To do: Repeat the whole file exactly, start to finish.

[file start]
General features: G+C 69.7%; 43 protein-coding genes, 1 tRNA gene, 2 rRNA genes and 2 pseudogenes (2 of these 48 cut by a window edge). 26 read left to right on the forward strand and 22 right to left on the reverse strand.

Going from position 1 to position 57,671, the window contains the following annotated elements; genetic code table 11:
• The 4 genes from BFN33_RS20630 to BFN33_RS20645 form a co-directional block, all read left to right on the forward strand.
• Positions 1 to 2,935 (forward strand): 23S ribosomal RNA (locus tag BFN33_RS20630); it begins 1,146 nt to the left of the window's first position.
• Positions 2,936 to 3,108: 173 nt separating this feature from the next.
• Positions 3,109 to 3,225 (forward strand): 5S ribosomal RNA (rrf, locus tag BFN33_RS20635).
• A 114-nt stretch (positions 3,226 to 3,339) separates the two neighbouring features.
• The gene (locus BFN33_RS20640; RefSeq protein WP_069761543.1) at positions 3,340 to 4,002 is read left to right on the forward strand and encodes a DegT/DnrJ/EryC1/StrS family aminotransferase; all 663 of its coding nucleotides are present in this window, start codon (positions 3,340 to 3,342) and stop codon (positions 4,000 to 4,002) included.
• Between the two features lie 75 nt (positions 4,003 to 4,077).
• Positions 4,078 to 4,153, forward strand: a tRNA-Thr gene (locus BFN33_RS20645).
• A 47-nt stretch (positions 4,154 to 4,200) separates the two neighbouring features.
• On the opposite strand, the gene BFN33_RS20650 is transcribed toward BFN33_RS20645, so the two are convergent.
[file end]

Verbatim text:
General features: G+C 69.7%; 43 protein-coding genes, 1 tRNA gene, 2 rRNA genes and 2 pseudogenes (2 of these 48 cut by a window edge). 26 read left to right on the forward strand and 22 right to left on the reverse strand.

Going from position 1 to position 57,671, the window contains the following annotated elements; genetic code table 11:
• The 4 genes from BFN33_RS20630 to BFN33_RS20645 form a co-directional block, all read left to right on the forward strand.
• Positions 1 to 2,935 (forward strand): 23S ribosomal RNA (locus tag BFN33_RS20630); it begins 1,146 nt to the left of the window's first position.
• Positions 2,936 to 3,108: 173 nt separating this feature from the next.
• Positions 3,109 to 3,225 (forward strand): 5S ribosomal RNA (rrf, locus tag BFN33_RS20635).
• A 114-nt stretch (positions 3,226 to 3,339) separates the two neighbouring features.
• The gene (locus BFN33_RS20640; RefSeq protein WP_069761543.1) at positions 3,340 to 4,002 is read left to right on the forward strand and encodes a DegT/DnrJ/EryC1/StrS family aminotransferase; all 663 of its coding nucleotides are present in this window, start codon (positions 3,340 to 3,342) and stop codon (positions 4,000 to 4,002) included.
• Between the two features lie 75 nt (positions 4,003 to 4,077).
• Positions 4,078 to 4,153, forward strand: a tRNA-Thr gene (locus BFN33_RS20645).
• A 47-nt stretch (positions 4,154 to 4,200) separates the two neighbouring features.
• On the opposite strand, the gene BFN33_RS20650 is transcribed toward BFN33_RS20645, so the two are convergent.